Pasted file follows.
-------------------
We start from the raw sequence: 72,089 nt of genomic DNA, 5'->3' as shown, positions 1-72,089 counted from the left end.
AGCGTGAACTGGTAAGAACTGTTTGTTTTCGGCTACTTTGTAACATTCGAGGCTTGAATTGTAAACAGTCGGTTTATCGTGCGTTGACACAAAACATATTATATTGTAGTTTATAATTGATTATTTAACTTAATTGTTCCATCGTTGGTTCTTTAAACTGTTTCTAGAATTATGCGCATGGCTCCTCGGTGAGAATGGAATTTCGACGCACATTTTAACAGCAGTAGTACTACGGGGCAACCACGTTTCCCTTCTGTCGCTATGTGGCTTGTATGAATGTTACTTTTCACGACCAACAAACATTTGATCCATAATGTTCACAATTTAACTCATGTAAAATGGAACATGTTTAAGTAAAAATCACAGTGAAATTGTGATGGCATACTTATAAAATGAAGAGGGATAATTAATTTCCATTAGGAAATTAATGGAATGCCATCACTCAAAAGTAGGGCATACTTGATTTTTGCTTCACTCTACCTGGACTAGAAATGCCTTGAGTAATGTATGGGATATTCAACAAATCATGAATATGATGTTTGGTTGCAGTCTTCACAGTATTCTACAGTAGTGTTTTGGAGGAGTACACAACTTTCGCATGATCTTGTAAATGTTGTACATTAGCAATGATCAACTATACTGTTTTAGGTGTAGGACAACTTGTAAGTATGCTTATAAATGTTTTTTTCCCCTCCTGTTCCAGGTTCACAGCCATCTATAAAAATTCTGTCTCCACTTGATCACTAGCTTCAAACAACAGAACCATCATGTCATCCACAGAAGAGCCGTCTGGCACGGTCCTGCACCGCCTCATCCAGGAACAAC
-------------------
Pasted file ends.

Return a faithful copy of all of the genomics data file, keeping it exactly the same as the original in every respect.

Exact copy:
We start from the raw sequence: 72,089 nt of genomic DNA, 5'->3' as shown, positions 1-72,089 counted from the left end.
AGCGTGAACTGGTAAGAACTGTTTGTTTTCGGCTACTTTGTAACATTCGAGGCTTGAATTGTAAACAGTCGGTTTATCGTGCGTTGACACAAAACATATTATATTGTAGTTTATAATTGATTATTTAACTTAATTGTTCCATCGTTGGTTCTTTAAACTGTTTCTAGAATTATGCGCATGGCTCCTCGGTGAGAATGGAATTTCGACGCACATTTTAACAGCAGTAGTACTACGGGGCAACCACGTTTCCCTTCTGTCGCTATGTGGCTTGTATGAATGTTACTTTTCACGACCAACAAACATTTGATCCATAATGTTCACAATTTAACTCATGTAAAATGGAACATGTTTAAGTAAAAATCACAGTGAAATTGTGATGGCATACTTATAAAATGAAGAGGGATAATTAATTTCCATTAGGAAATTAATGGAATGCCATCACTCAAAAGTAGGGCATACTTGATTTTTGCTTCACTCTACCTGGACTAGAAATGCCTTGAGTAATGTATGGGATATTCAACAAATCATGAATATGATGTTTGGTTGCAGTCTTCACAGTATTCTACAGTAGTGTTTTGGAGGAGTACACAACTTTCGCATGATCTTGTAAATGTTGTACATTAGCAATGATCAACTATACTGTTTTAGGTGTAGGACAACTTGTAAGTATGCTTATAAATGTTTTTTTCCCCTCCTGTTCCAGGTTCACAGCCATCTATAAAAATTCTGTCTCCACTTGATCACTAGCTTCAAACAACAGAACCATCATGTCATCCACAGAAGAGCCGTCTGGCACGGTCCTGCACCGCCTCATCCAGGAACAAC